The Old-Time Herald Volume 14, Number 4

Feature

“How Old Are You, Uncle Jimmy?”
The Fiddler Who Fiddled With His Birthdate

By Tony Russell

Birthplace of Country Music Museum
Uncle Jimmy and Ella Thompson. courtesy of Old Time Music Collection

There are few more legendary figures in the annals of old-time music than Uncle Jimmy Thompson. One November evening in 1925, he went on a radio station in Nashville and spent two hours playing his fiddle and chatting to the announcer. Among his reminiscences was the story of an eight-day fiddlers’ contest in Dallas in 1907, when, he claimed, he beat 86 fiddlers.

That evening’s broadcast might have been the end of the matter, but the station was the new and powerful WSM and the announcer was George D. Hay, the “Solemn Old Judge,” lately head-hunted from WLS in Chicago, where he had presided over a weekly musical whoop-up called the National Barn Dance. Barn dances were a coming thing on ’20s radio, as WSM would soon be reminded by its listeners. Following the broadcast, “Telegrams were received from all parts of the United States,” reported the Nashville Tennessean, “encouraging [Thompson] in his task of furnishing barn dance music for a million homes.” Hay promptly created a barn dance program on WSM, and not long afterwards he came up with a name for it: the Grand Ole Opry.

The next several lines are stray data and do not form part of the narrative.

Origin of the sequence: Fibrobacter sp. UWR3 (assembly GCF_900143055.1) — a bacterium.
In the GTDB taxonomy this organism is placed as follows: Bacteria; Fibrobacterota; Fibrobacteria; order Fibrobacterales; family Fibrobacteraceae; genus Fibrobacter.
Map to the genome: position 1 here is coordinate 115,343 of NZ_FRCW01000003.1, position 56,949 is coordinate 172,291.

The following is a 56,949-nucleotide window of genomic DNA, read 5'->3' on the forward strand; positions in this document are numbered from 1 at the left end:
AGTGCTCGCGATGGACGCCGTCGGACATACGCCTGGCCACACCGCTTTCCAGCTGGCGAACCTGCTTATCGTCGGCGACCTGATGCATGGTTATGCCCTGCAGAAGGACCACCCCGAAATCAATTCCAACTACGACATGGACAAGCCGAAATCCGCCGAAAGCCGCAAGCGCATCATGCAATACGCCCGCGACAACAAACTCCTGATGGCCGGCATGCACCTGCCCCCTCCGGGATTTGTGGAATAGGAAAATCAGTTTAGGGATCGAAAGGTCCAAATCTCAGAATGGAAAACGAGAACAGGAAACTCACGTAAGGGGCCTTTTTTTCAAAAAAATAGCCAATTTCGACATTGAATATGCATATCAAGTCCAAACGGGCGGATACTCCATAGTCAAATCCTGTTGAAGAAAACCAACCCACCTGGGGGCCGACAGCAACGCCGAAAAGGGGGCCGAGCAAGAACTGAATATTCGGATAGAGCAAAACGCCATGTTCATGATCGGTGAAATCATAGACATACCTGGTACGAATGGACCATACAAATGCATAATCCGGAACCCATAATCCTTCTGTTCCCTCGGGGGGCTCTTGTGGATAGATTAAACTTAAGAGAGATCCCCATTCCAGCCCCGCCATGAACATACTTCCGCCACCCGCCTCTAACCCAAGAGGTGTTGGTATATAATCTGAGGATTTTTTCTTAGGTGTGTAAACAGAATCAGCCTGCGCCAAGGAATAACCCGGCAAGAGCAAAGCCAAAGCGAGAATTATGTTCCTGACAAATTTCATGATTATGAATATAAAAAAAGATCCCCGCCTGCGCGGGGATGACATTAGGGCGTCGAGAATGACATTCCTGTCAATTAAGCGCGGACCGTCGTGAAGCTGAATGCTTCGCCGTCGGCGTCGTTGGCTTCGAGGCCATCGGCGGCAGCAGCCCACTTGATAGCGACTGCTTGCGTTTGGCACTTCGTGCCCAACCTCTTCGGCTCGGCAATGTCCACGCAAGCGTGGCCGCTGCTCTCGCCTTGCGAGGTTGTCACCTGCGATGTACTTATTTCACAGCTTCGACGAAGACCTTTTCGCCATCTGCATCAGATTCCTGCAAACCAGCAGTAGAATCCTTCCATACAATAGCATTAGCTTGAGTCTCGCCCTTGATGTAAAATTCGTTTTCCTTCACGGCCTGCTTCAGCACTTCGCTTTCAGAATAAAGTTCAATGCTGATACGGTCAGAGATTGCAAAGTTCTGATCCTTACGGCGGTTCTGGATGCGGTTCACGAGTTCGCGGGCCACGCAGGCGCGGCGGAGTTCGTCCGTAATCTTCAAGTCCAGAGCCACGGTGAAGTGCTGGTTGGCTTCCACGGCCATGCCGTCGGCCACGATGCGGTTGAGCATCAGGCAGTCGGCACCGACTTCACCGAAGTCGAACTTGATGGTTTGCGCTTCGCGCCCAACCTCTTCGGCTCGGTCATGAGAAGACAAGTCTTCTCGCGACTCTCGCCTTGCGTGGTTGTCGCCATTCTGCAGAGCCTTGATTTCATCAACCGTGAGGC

Fifty years later, the Tennessee Valley Old Time Fiddlers Association and the Opry acknowledged Uncle Jimmy Thompson’s pioneering role by erecting a marker over his grave in the cemetery at Laguardo, in Wilson County, Tennessee, the community in which he had spent his latter years. He had died on February 16, 1931, and on his death certificate his widow Ella had given his age as 83. So he could have been born at any time between February 17, 1847, and February 16, 1848. Whoever commissioned the grave marker opted for 1848, and that date has been inscribed into all subsequent histories of country music. It establishes Thompson as one of the oldest fiddlers to record and probably one of the oldest to broadcast. It legitimizes him, you might say, as the grand old man of country music.
Except that it doesn’t. The date is false.

 


 

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